A top U.S. Justice Department official warned Alabama’s education department that the state’s controversial immigration law has had “lasting” and possibly illegal consequences for Hispanic school children, according to a letter released Thursday.
“(The law has) diminished access to and quality of education for many of Alabama’s Hispanic children, resulted in missed school days, chilled or prevented the participation of parents in their children’s education, and transformed the climates of some schools into less safe and welcoming spaces for Hispanic children,” wrote Assistant Attorney General Thomas Perez, head of the federal department’s Civil Rights Division.
The legislation, known as HB 56, has several provisions, including one requiring police who make lawful traffic stops or arrests to try to determine the immigration status of anyone they suspect might be in the country illegally.
A federal appeals court has blocked some components, however, including one requiring Alabama officials to check the immigration status of children in public schools.
He [Perez] points to data provided by Alabama officials that, he says, shows that “Hispanic students absence rates tripled while absence rates for other groups of students remained virtually flat.” That includes a sharp drop in those getting schooling through English as a second language programs, meaning they did not “receive the educational services to which they are legally entitled.”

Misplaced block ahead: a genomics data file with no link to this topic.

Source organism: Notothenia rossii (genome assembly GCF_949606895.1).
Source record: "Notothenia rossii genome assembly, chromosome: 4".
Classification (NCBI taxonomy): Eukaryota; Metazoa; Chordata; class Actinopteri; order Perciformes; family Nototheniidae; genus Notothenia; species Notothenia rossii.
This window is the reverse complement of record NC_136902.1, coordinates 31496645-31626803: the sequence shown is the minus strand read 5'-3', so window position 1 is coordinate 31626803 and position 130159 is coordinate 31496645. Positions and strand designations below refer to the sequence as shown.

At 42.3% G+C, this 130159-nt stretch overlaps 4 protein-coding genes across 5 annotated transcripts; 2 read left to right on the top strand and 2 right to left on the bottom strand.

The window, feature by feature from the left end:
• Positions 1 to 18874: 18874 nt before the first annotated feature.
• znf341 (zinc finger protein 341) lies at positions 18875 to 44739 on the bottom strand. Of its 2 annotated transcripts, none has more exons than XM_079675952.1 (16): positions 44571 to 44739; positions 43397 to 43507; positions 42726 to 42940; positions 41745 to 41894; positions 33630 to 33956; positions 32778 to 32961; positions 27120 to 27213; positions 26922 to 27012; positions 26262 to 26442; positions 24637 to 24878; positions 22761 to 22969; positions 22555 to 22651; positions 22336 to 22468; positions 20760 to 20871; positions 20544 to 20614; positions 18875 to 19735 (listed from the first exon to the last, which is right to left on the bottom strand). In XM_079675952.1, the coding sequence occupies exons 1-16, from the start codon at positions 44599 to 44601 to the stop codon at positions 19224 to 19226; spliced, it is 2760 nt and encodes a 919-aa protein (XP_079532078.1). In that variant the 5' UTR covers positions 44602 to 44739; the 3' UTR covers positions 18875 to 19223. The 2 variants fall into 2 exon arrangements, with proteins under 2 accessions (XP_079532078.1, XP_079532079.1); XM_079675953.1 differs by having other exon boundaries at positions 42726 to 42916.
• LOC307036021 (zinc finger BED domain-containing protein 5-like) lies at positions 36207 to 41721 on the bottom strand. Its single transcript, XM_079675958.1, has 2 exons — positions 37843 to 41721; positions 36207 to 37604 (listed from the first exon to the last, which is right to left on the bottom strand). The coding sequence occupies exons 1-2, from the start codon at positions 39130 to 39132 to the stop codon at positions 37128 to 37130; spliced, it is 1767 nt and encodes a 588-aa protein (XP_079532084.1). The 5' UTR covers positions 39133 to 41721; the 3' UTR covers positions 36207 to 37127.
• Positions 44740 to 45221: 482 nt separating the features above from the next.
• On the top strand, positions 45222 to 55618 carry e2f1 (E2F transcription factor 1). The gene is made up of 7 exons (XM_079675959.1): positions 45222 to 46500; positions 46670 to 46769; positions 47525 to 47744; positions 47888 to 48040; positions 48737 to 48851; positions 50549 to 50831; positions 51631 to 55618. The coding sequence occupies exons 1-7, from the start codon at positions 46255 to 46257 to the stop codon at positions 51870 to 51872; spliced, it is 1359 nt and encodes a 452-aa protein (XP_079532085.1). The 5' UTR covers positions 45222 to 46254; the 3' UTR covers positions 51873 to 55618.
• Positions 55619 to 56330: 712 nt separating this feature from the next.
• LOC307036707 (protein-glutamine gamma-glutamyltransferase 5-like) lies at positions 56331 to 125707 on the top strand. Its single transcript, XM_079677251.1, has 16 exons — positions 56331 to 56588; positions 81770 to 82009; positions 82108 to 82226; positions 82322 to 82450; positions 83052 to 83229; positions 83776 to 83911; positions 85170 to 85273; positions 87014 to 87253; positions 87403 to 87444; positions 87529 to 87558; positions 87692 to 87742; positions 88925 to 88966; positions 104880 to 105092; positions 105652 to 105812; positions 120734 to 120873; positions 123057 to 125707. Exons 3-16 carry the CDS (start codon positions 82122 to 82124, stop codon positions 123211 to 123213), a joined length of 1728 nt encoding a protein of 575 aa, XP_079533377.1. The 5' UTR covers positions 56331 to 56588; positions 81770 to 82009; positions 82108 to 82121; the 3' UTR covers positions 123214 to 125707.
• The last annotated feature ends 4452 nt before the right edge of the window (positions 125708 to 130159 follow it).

Perez also writes that “the rate of total withdrawals of Hispanic children substantially increased,” with 13.4% of such children having dropped out between the beginning of the current school year and this February.”
One of the bill’s authors, state Sen. Scott Beason, defended the idea of checking students’ legal status.
“I think it’s important that we gather that data,” said Beason, a Republican like most of the members of the state’s legislature. “I don’t think there’s anything inherently wrong with collecting the data, and I think the courts will agree.”
Nearly 99% of all Alabama K-12 public school students are U.S. citizens, said Perez.
And many of those of Hispanic origin feel “unwelcome in schools they had attended for years,” he added, basing these comments on interviews with students, parents, teachers and administrators.
Many reported “being singled out to receive notices or attend assemblies about HB 56,” as well as “increased anxiety and diminished concentration in school, deteriorating grades and increased hostility, bullying and intimidation,” said the civil rights division chief.